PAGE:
Elsie Edwards WREN

  • WREN
DOB October 1, 1925
Surviving Today Yes

Elsie (née Pearsall) was born in Penarth, a seaside town just across the water from Cardiff, in 1925. She and her twin sister, Jean, lived there until they were 7 when they moved to Yorkshire (Sheffield & Wakefield). Elsie passed her 11+ and attended Northampton Grammar School (with her parents paying for her twin sister to attend, so that they were educated together).


Elsie was 13 when the war started and remained at school until she got her School Certificate qualification at 16. She recalls the air raids, sitting under the stairs, and the incessant drone of planes travelling overhead, making their way towards Coventry, which suffered very badly from the bombing raids.

From school, she went into an office job in Income Tax (and was ‘bored out of my mind’) so 13 months later when she was aged 17 (in September 1943) she volunteered to join the WRENs. She was given a choice of office duties or training to be a cook, and because of her desire to have ‘a change of pace’ she choose to train as a cook. When her mother found out she declared her displeasure as: ‘A common cook, after I’ve educated you!’

Her twin sister Jean had by this time joined the Land Army (https://www.iwm.org.uk/history/what-was-the-womens-land-army)

Following her training at the WREN Headquarters at Mill Hill, North London, which involved learning to march and salute and ‘in a vague way’ to cook, Elsie was posted to HMS Eaglet which was the flagship of Commander-in-Chief Western Approaches. Here she had a tough introduction to her role as a cook, getting up at 4.30 in the morning to heat the fat for sauté potatoes that were served at breakfast. When fully trained, Elsie was able to make huge quantities of substantial meals (such as vegetable soup and suet pudding) in great metal pans.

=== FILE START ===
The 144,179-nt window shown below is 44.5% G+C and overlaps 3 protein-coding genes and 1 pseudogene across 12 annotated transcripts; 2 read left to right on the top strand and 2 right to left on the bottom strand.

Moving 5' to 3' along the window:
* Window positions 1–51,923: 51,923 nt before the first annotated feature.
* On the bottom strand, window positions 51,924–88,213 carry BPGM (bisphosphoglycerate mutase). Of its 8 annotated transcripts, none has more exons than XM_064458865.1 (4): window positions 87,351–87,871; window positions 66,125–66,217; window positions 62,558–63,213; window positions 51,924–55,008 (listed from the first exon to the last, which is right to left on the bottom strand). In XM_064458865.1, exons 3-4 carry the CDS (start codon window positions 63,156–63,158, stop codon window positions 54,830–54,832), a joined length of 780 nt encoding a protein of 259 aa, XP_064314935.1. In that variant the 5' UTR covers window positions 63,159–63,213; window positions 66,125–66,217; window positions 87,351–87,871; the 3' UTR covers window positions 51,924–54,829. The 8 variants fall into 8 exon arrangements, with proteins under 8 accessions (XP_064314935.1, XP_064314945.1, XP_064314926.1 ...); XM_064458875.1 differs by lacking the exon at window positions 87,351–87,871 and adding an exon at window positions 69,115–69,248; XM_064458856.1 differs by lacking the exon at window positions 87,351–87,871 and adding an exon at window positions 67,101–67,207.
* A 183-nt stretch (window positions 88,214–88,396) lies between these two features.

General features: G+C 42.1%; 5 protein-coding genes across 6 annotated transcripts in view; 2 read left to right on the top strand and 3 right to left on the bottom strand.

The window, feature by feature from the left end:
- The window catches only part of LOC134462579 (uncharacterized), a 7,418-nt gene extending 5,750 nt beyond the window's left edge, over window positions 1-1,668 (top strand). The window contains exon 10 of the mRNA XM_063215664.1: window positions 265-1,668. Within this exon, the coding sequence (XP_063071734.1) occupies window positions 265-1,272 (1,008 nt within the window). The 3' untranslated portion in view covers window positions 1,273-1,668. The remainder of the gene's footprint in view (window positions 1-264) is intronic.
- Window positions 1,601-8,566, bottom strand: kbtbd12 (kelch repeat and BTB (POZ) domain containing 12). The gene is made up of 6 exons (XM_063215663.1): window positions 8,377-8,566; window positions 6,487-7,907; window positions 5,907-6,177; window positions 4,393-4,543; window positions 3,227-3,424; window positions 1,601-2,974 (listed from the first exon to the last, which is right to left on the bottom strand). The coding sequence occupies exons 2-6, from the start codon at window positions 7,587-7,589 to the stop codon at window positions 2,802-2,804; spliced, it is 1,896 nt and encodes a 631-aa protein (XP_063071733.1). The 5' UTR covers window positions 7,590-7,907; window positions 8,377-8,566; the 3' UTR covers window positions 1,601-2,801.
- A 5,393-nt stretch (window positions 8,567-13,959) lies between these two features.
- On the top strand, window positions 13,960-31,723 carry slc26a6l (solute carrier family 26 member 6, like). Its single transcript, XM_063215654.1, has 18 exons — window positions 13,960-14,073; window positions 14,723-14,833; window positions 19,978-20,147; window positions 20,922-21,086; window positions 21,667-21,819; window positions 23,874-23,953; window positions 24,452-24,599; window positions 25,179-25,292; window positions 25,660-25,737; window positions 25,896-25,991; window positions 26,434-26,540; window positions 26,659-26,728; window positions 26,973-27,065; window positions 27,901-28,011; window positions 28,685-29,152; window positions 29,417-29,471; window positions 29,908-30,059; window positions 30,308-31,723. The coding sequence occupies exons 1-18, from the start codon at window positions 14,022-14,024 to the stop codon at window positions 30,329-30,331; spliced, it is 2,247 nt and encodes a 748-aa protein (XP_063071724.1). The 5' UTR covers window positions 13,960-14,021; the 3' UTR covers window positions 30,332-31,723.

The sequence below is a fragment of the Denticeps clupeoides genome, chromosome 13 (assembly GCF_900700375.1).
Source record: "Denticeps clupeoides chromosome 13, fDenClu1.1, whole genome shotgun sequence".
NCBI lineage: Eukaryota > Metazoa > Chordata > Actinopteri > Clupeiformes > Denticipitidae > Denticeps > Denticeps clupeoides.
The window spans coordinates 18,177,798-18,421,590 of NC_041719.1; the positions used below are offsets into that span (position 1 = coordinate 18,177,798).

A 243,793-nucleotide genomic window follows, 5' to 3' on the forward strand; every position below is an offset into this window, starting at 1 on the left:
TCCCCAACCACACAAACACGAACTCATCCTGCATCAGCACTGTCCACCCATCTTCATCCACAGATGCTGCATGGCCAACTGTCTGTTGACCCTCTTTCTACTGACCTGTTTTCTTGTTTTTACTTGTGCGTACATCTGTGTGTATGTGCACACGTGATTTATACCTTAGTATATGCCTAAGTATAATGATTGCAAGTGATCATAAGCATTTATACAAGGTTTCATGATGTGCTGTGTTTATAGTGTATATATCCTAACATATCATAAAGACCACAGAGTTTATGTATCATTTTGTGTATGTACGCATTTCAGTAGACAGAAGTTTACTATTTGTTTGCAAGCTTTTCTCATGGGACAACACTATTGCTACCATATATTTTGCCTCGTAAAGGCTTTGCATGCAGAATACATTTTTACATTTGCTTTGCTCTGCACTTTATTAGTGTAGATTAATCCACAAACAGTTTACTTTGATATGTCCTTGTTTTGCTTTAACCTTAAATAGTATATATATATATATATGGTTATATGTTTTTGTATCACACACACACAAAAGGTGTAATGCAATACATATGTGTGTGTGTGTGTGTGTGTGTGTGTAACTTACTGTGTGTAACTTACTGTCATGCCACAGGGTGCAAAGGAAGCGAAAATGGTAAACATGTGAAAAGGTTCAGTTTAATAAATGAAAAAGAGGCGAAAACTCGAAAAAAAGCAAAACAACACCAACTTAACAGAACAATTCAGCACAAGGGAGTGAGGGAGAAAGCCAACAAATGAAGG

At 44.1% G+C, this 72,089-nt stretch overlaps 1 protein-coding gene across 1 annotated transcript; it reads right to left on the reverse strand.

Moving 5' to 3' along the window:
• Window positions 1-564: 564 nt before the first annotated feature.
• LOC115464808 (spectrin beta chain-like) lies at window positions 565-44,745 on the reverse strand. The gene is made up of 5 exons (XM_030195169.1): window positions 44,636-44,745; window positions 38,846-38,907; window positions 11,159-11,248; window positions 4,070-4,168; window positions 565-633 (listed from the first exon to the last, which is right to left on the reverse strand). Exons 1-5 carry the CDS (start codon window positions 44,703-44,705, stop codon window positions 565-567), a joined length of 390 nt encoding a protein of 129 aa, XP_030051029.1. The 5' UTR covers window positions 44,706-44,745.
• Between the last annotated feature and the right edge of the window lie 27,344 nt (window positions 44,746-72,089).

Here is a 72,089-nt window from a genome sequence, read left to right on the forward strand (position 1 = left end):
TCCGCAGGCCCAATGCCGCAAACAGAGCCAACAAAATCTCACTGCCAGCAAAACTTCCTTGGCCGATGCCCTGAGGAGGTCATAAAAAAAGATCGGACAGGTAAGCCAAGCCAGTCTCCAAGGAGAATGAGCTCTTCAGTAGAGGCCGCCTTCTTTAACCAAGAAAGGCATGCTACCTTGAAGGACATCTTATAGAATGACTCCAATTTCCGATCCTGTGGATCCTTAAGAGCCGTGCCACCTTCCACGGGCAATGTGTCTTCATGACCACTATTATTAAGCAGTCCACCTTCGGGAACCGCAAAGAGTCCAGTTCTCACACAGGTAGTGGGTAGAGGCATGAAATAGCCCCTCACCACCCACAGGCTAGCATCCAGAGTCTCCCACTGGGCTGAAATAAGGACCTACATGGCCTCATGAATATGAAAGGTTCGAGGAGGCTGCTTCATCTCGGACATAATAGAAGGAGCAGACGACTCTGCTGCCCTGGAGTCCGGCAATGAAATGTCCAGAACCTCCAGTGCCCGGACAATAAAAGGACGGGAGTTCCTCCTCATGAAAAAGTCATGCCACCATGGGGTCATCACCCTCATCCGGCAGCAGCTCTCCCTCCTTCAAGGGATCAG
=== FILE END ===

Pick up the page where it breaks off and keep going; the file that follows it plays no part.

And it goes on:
It was at this time that the human cost of war was brought home to all those WRENs stationed at HMS Eaglet. Elsie and other WREN cooks would exercise and march on the beach each day. Here they would see the ships in the dockyards and on one morning were turned away and told that there would be no drills that day. Elsie recounts: ‘We found out later that the previous night a ship had been mined and overnight bits of bodies had swept on to the beach.’

When Elsie was fully trained she was stationed in the Isle of Man and it was here that she had an enforced change of role from cook to ‘writer’ because she had contracted dermatitis. She was retrained at Headingley in Leeds and then stationed to Evanton, a small village in the Highlands of Scotland at HMS Fieldfare.


It was while Elsie was stationed at HMS Fieldfare that the D-Day invasion took place. She was so isolated (there was no radio or newspaper) that she didn’t hear about this turning point in the war until much later.

Elsie is top row, centre.

Elsie has photographs of her stay in Evanton that record the frost and snow in winter, and in the end it was the cold, even in summertime, that wore Elsie down. She became so fed up that she volunteered for overseas service and was sent to Ceylon in July 1945.

Prior to her overseas dispatch, Elsie remembers – in parts – VE Day (Victory in Europe 8th May 1945) very well. She had declared: ‘The day that war ends I’m going to drink a pint’. She was not a drinker (and never became one) as she recalls: ‘They carried me out of the pub and I was so poorly!’

Elsie’s wartime service was from September 1943 – September 1946. She re-enlisted and served for a further two years from 1950 – 1952 as a Radar Plotter, retiring from service to marry John Edwards.

Elsie in 2019